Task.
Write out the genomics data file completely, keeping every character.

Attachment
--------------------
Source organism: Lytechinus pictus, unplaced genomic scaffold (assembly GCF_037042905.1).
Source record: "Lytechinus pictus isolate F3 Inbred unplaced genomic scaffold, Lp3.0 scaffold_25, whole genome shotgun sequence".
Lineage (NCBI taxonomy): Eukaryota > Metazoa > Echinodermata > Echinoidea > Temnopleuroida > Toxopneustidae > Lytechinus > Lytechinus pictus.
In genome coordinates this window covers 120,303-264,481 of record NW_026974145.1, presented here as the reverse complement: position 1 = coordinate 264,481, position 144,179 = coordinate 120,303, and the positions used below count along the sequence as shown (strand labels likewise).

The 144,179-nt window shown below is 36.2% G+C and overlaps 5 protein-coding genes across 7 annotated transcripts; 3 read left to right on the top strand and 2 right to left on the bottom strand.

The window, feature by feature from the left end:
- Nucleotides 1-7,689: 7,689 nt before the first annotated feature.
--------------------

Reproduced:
Source organism: Lytechinus pictus, unplaced genomic scaffold (assembly GCF_037042905.1).
Source record: "Lytechinus pictus isolate F3 Inbred unplaced genomic scaffold, Lp3.0 scaffold_25, whole genome shotgun sequence".
Lineage (NCBI taxonomy): Eukaryota > Metazoa > Echinodermata > Echinoidea > Temnopleuroida > Toxopneustidae > Lytechinus > Lytechinus pictus.
In genome coordinates this window covers 120,303-264,481 of record NW_026974145.1, presented here as the reverse complement: position 1 = coordinate 264,481, position 144,179 = coordinate 120,303, and the positions used below count along the sequence as shown (strand labels likewise).

The 144,179-nt window shown below is 36.2% G+C and overlaps 5 protein-coding genes across 7 annotated transcripts; 3 read left to right on the top strand and 2 right to left on the bottom strand.

The window, feature by feature from the left end:
- Nucleotides 1-7,689: 7,689 nt before the first annotated feature.